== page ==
Philippines Lawmaker Urges Senate To Prioritize Crypto Billbr>
Leila M. De Lima, an opposition senator in the Philippines, has urged her fellow senators to push for the swift passage of her bill that seeks to impose stiffer penalties for crimes involving cryptocurrencies.
Senate Bill (SB) No. 1694, which was filed in March, proposes to raise penalties for crypto crimes to one degree higher than what is provided for by the Revised Penal Code. The proposed law would also adjust penalties according to the value of the cryptocurrency involved in a transgression, which would be determined based on a token’s exchange rate with the Philippine peso at the time that the criminal act took place.
The senator’s call to speed up the passing of the bill was prompted by a recent pyramiding scam disguised as a bitcoin investment. On April 4, the Philippine National Police (PNP) arrested a couple who allegedly amassed wealth worth nearly P1 billion ($19M USD) through bitcoin.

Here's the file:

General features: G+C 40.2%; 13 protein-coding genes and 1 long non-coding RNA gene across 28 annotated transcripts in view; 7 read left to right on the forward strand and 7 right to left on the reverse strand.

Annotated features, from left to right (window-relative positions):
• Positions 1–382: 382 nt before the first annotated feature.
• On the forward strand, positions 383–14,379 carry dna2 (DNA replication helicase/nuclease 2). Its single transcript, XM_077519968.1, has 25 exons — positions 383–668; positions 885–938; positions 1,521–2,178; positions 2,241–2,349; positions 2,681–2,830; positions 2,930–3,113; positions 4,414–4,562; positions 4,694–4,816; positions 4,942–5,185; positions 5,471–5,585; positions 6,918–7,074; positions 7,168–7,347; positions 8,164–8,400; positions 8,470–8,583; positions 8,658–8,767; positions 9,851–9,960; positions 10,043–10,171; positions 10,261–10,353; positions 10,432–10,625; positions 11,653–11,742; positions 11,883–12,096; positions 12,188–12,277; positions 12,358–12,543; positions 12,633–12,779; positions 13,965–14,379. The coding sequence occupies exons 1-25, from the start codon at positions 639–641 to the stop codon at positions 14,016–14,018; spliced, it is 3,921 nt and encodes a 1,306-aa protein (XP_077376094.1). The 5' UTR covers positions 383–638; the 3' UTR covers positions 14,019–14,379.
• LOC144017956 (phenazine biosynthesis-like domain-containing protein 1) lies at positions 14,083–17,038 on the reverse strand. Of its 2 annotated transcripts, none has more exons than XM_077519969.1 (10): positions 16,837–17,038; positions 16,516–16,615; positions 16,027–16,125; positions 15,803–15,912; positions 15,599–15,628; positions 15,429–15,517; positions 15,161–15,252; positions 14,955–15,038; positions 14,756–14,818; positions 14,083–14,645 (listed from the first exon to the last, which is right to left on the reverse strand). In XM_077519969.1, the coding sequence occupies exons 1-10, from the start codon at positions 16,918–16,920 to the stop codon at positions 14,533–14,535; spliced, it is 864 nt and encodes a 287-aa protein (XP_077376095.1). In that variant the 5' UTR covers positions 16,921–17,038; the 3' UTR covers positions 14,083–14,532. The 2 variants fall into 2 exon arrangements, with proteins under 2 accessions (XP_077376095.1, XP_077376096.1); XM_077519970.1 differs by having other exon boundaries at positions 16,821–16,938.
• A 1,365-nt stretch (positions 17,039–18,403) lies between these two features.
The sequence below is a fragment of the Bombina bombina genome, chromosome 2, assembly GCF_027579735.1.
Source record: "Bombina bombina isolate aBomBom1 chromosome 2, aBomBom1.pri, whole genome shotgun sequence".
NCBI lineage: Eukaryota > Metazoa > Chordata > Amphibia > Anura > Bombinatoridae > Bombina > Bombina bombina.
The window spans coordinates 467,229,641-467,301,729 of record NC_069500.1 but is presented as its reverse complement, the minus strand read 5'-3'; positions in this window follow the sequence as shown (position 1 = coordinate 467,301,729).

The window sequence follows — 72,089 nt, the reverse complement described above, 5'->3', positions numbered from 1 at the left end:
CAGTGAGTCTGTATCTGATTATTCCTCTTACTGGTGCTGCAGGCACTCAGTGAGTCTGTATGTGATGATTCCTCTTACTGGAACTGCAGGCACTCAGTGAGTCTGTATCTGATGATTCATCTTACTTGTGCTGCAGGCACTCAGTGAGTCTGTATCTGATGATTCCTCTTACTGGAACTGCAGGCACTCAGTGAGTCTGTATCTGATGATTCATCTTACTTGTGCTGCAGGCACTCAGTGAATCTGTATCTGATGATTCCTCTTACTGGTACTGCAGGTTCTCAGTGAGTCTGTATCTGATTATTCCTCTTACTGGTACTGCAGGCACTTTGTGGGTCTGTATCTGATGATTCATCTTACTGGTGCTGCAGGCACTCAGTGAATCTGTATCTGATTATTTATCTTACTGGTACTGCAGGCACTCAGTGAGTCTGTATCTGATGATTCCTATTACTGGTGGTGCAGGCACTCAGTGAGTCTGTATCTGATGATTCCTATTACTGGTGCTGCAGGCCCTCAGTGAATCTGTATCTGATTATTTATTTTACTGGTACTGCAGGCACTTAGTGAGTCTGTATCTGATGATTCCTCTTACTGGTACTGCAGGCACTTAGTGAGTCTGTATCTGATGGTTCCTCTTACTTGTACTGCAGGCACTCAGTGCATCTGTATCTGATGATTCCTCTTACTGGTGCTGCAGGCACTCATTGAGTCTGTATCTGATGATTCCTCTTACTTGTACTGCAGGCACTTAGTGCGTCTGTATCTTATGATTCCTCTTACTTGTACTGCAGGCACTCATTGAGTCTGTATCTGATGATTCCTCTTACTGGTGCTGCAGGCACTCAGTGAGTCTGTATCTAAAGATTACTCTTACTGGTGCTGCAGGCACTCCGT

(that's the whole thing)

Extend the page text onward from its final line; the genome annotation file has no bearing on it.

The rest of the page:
The PNP alleged that Arnel and Leonady Ordonio lured more than 100 people to invest in their business, promising investors easy money while riding on the popularity of bitcoin. Under the scheme, investors were promised at least 30 percent profit in about half a month for a minimum bankrolled capital of P90 thousand ($1,700 USD). Some of the investments went as a high as P29 million ($556,000 USD).
De Lima, a former justice secretary, said she hopes the legislative chamber will give priority to the crypto bill to prevent a repeat of the recent crypto scam.
“I hope that this occurrence will push my esteemed colleagues in the Senate to take my proposed bill seriously and help pass it into law soon,” De Lima said. “Knowing that virtual currency resembles money, and that the possibilities in using it are endless, higher penalty for its use on illegal activities is necessary. As legislators, we should not allow these kinds of crimes to go unnoticed and let the perpetrators easily get away with their evil schemes while fooling more people.”
The senator also said that the criminal justice system must always be prepared in case cryptocurrencies like bitcoin are used in unlawful activities anew.
“As I’ve mentioned before, our penal laws must adapt with the changing times and our criminal justice system must come prepared in an event like this,” she said.
De Lima, who is currently under pre-trial detention for being linked to the drug trade during her stint as justice secretary, reminded the public to be vigilant of the use of cryptocurrencies and avoid investments that are “too good to be true.”